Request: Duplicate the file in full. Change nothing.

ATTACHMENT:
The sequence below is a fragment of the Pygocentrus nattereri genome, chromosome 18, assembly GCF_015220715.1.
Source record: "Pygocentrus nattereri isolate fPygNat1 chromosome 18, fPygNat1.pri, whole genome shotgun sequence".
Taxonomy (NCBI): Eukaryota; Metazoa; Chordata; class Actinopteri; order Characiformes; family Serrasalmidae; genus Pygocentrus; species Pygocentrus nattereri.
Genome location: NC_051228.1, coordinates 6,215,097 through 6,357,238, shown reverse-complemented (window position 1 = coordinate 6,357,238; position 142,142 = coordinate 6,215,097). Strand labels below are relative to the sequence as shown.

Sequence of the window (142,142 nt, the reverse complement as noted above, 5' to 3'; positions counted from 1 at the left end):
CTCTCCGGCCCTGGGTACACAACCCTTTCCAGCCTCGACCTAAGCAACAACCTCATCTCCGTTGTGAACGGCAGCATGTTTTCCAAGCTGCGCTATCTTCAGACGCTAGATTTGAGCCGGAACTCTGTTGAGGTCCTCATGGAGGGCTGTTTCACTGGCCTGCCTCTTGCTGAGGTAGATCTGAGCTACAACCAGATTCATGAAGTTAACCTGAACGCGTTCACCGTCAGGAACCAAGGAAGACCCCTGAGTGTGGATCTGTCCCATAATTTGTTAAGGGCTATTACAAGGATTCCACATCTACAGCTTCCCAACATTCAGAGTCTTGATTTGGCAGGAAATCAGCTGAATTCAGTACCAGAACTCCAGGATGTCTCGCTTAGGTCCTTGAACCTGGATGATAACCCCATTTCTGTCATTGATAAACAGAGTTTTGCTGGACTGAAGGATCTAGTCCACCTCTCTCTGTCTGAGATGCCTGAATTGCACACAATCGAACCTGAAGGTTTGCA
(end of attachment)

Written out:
The sequence below is a fragment of the Pygocentrus nattereri genome, chromosome 18, assembly GCF_015220715.1.
Source record: "Pygocentrus nattereri isolate fPygNat1 chromosome 18, fPygNat1.pri, whole genome shotgun sequence".
Taxonomy (NCBI): Eukaryota; Metazoa; Chordata; class Actinopteri; order Characiformes; family Serrasalmidae; genus Pygocentrus; species Pygocentrus nattereri.
Genome location: NC_051228.1, coordinates 6,215,097 through 6,357,238, shown reverse-complemented (window position 1 = coordinate 6,357,238; position 142,142 = coordinate 6,215,097). Strand labels below are relative to the sequence as shown.

Sequence of the window (142,142 nt, the reverse complement as noted above, 5' to 3'; positions counted from 1 at the left end):
CTCTCCGGCCCTGGGTACACAACCCTTTCCAGCCTCGACCTAAGCAACAACCTCATCTCCGTTGTGAACGGCAGCATGTTTTCCAAGCTGCGCTATCTTCAGACGCTAGATTTGAGCCGGAACTCTGTTGAGGTCCTCATGGAGGGCTGTTTCACTGGCCTGCCTCTTGCTGAGGTAGATCTGAGCTACAACCAGATTCATGAAGTTAACCTGAACGCGTTCACCGTCAGGAACCAAGGAAGACCCCTGAGTGTGGATCTGTCCCATAATTTGTTAAGGGCTATTACAAGGATTCCACATCTACAGCTTCCCAACATTCAGAGTCTTGATTTGGCAGGAAATCAGCTGAATTCAGTACCAGAACTCCAGGATGTCTCGCTTAGGTCCTTGAACCTGGATGATAACCCCATTTCTGTCATTGATAAACAGAGTTTTGCTGGACTGAAGGATCTAGTCCACCTCTCTCTGTCTGAGATGCCTGAATTGCACACAATCGAACCTGAAGGTTTGCA